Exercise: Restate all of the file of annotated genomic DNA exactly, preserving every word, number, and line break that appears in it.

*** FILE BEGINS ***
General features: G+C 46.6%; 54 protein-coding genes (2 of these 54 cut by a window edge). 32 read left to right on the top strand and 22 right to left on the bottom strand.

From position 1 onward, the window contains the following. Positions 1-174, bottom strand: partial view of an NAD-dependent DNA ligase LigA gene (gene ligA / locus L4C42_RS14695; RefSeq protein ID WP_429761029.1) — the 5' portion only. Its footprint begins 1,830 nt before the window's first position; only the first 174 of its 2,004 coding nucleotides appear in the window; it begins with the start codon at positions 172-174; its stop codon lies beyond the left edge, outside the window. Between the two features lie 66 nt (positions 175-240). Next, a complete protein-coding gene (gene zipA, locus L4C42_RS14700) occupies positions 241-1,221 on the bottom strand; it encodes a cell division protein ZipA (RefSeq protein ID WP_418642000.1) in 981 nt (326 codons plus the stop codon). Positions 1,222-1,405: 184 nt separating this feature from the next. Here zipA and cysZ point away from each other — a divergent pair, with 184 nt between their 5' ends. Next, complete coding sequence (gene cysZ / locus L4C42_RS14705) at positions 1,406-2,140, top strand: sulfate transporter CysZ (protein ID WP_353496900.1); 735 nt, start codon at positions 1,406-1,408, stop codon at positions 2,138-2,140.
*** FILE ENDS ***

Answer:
General features: G+C 46.6%; 54 protein-coding genes (2 of these 54 cut by a window edge). 32 read left to right on the top strand and 22 right to left on the bottom strand.

From position 1 onward, the window contains the following. Positions 1-174, bottom strand: partial view of an NAD-dependent DNA ligase LigA gene (gene ligA / locus L4C42_RS14695; RefSeq protein ID WP_429761029.1) — the 5' portion only. Its footprint begins 1,830 nt before the window's first position; only the first 174 of its 2,004 coding nucleotides appear in the window; it begins with the start codon at positions 172-174; its stop codon lies beyond the left edge, outside the window. Between the two features lie 66 nt (positions 175-240). Next, a complete protein-coding gene (gene zipA, locus L4C42_RS14700) occupies positions 241-1,221 on the bottom strand; it encodes a cell division protein ZipA (RefSeq protein ID WP_418642000.1) in 981 nt (326 codons plus the stop codon). Positions 1,222-1,405: 184 nt separating this feature from the next. Here zipA and cysZ point away from each other — a divergent pair, with 184 nt between their 5' ends. Next, complete coding sequence (gene cysZ / locus L4C42_RS14705) at positions 1,406-2,140, top strand: sulfate transporter CysZ (protein ID WP_353496900.1); 735 nt, start codon at positions 1,406-1,408, stop codon at positions 2,138-2,140.